Researchers develop see-through solar panel for windows

Scientists in the Michigan State University (MSU) have developed a transparent solar panel that can be used as windows in homes and offices to generate electricity.

The clear solar panels they said could be used to tap the sun’s power in buildings, cars and even tech devices.

According to them, there are 5 to 7 billion square meters of glass surfaces in the United States which if converted to these clear panels, could provide approximately 40 per cent of the country’s current energy demands.

Besides making new power-generating window panels, the technology could also be used to retrofit existing windows, they explained.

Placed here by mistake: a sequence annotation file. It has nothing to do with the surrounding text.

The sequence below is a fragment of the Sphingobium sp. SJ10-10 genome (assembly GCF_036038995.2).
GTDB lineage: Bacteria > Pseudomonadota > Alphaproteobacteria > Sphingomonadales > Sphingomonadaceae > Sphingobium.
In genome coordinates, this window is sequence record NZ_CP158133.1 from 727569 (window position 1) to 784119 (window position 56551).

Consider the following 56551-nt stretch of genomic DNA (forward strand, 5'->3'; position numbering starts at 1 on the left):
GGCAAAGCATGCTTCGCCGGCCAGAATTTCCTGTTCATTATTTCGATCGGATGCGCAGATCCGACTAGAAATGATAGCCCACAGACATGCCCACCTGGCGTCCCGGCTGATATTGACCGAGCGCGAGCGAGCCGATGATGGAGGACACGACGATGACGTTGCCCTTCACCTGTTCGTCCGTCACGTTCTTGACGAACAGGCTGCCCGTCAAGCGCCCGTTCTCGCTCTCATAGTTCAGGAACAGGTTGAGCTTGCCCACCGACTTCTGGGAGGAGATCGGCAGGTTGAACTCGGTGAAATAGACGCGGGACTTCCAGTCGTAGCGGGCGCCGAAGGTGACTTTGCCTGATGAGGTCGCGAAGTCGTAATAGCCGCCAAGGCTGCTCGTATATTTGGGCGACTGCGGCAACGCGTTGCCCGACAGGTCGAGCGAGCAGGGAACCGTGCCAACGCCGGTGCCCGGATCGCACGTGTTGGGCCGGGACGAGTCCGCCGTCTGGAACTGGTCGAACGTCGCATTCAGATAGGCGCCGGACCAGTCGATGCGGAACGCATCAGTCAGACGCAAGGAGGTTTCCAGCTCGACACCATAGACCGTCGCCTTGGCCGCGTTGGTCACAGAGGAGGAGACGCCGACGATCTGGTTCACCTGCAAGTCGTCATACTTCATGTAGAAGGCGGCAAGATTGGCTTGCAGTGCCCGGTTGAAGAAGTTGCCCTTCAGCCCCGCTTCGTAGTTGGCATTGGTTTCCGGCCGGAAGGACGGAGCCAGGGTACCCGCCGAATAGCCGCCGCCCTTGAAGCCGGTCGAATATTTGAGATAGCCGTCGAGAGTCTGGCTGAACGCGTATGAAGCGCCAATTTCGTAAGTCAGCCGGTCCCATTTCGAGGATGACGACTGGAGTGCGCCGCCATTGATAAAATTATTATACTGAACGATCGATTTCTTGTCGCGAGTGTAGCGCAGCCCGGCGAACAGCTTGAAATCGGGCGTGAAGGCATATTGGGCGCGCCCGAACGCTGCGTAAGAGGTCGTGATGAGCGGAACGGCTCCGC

How it work, the MSU team said they used organic molecules to create a thin material similar to plastic that captures the sun’s ultraviolet and near-infrared light and moves to the edge of the window panel, where a solar cell converts it to energy.

“Highly transparent solar cells represent the wave of the future for new solar applications,” said lead engineering researcher, Richard Lunt.

But while the transparent panels are far less efficient than normal solar panels, the fact that buildings have a lot more surface area where they could be deployed makes its potentials to generate electricity a lot interesting.

Lunt said on this: “Ultimately, this technology offers a promising route to inexpensive, widespread solar adoption on small and large surfaces that were previously inaccessible.”